Hacking’s early research focused on the concept of probability and statistical inference. In this, he shows how, during the second half of the nineteenth and the first part of the twentieth century, probability theory and statistics came to change both science and our everyday life. For example, in physics, the concept of probability is the cornerstone of the most important theory of the twentieth century, quantum mechanics. At the other end of the spectrum it is the basis of one of the so-called gold standard of clinical research, the randomized trials. In the by-now classic Logic of Statistical Inference (1965) Hacking already developed the approach that characterizes all his later work: In contrast to much of previous philosophy of science, he did not refrain from going into the details and the complexity of probability theory and statistics as it is used in practice, with attention to what practitioners in the field regarded as the real problems. In the ground-breaking The Emergence of Probability (1975) Hacking sparked off a broad interest in the history of probability. Here, he started by asking the traditional question: Why was there no probability theory in the West before Pascal in the seventeenth century? If the question is put this way – as it traditionally has been – it is tacitly assumed that there is an intellectual object, probability, which has not been discovered or adequately thought about until Pascal. And this “non-discovery” needs an explanation, which would include missing factors or factors that prevented the discovery. Hacking rejected this assumption, and argued: “We should not ask ‘Why did people fail to study these objects?’ We should ask instead, how did these objects of thought come into being?” Accordingly, to understand the very concept of probability, it is imperative to understand how it emerged. But it is not just a question of giving a historical explanation of the concept. More important is the very preconditions for the emergence of the concept. And Hacking shows that to understand the concept of probability, it is important to understand that it has from its beginning a dual nature and an inherent tension: On the one hand it is connected with degree of belief, and on the other hand it connected with tendencies, as measured by relative frequencies. Probability theory and statistics did not only change science, but dispersed to all parts of our daily lives. This dispersion is the topic of The Taming of Chance (1990). Hacking describes how probability theory influences debates about free will, and changes our view of crime, suicide, and is applied in the fields of sociology, medicine and the writing of history. The book was on The Modern Library's 100 Best Non-Fiction Book in English in the twentieth century.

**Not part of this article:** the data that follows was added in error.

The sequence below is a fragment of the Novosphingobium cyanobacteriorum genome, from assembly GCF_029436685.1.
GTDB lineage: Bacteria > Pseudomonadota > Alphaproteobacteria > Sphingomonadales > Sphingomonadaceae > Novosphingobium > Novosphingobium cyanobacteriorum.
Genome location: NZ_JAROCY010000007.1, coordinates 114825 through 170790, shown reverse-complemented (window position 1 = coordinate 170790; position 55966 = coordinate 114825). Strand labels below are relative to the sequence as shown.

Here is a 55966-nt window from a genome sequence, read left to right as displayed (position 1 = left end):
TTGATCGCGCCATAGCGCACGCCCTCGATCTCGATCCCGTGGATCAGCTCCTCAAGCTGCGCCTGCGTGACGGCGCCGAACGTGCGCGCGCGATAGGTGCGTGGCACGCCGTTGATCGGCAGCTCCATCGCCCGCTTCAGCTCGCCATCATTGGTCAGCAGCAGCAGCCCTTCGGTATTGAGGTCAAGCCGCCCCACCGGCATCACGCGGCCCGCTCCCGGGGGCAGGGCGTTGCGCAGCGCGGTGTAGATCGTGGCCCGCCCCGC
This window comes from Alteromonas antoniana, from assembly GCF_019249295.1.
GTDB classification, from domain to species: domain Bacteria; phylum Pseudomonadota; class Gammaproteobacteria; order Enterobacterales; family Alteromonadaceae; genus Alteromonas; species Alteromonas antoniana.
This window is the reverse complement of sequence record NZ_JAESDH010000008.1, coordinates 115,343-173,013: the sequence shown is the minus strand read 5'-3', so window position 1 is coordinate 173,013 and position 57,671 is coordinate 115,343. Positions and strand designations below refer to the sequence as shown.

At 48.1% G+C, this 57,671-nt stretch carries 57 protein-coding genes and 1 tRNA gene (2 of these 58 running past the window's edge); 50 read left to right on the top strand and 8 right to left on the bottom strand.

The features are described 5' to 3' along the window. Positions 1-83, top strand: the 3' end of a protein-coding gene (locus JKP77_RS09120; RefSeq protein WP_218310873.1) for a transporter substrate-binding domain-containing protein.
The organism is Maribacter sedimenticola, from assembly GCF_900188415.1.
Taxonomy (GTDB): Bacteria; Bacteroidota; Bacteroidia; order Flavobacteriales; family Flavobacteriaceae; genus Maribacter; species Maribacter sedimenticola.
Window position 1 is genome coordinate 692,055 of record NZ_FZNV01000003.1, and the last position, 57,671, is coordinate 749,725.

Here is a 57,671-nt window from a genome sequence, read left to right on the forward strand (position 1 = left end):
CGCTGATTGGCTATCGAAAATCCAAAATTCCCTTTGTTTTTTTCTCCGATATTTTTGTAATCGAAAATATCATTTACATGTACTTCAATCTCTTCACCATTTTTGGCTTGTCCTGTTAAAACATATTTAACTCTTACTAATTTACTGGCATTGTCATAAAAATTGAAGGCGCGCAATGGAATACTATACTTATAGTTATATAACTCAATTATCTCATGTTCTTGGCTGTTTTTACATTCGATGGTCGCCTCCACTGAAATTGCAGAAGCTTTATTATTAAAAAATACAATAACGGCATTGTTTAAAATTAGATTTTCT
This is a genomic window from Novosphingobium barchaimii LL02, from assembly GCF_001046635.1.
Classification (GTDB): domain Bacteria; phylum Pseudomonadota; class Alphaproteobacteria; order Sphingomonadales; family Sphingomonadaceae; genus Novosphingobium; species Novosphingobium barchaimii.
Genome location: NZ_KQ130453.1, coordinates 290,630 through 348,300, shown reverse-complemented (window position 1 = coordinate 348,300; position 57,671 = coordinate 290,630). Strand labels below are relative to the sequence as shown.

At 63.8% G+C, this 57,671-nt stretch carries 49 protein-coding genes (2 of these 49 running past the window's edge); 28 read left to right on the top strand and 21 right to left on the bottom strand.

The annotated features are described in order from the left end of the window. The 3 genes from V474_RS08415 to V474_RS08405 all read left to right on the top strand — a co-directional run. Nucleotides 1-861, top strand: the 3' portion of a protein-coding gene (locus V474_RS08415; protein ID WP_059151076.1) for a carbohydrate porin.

Representing and Intervening (1983) carries the subtitle “Introductory topics in the philosophy of natural science”. In spite of the modesty of the subtitle the book has had a deep and lasting influence on philosophy of science as a discipline. In it, Hacking passed a verdict upon anglophone philosophy of science that may have been hard, but fair and certainly necessary: “Philosophers long made a mummy of science. When they finally unwrapped the cadaver and saw the remnants of an historical process of becoming and discovering, they created for themselves a crisis of rationality. That happened around 1960.”